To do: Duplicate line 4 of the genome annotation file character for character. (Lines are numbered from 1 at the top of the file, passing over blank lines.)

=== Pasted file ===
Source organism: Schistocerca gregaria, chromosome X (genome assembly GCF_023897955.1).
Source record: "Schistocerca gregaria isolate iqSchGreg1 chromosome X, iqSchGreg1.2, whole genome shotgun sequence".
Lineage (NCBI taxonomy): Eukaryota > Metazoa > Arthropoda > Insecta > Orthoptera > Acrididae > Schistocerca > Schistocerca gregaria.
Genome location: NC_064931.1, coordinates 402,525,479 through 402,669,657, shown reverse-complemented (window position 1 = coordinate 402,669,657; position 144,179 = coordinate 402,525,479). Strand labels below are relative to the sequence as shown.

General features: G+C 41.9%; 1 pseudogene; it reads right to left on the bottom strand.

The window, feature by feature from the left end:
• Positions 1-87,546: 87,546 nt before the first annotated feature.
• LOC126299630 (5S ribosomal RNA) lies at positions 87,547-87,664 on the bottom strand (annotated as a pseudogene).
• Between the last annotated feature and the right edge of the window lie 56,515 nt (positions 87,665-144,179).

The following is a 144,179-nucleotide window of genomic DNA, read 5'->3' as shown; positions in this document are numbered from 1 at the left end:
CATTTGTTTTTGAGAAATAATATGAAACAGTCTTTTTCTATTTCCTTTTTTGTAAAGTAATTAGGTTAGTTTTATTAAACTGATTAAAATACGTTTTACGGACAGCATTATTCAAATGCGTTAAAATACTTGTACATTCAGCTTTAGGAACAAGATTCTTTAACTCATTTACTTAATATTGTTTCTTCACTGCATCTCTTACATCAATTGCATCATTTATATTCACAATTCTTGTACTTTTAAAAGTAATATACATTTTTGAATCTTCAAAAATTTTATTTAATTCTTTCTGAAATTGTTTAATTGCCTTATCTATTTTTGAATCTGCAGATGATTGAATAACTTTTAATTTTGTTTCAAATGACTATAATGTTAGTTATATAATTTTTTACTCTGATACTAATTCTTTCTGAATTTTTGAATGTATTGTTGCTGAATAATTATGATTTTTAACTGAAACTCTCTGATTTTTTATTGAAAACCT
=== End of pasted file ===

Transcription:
Genome location: NC_064931.1, coordinates 402,525,479 through 402,669,657, shown reverse-complemented (window position 1 = coordinate 402,669,657; position 144,179 = coordinate 402,525,479). Strand labels below are relative to the sequence as shown.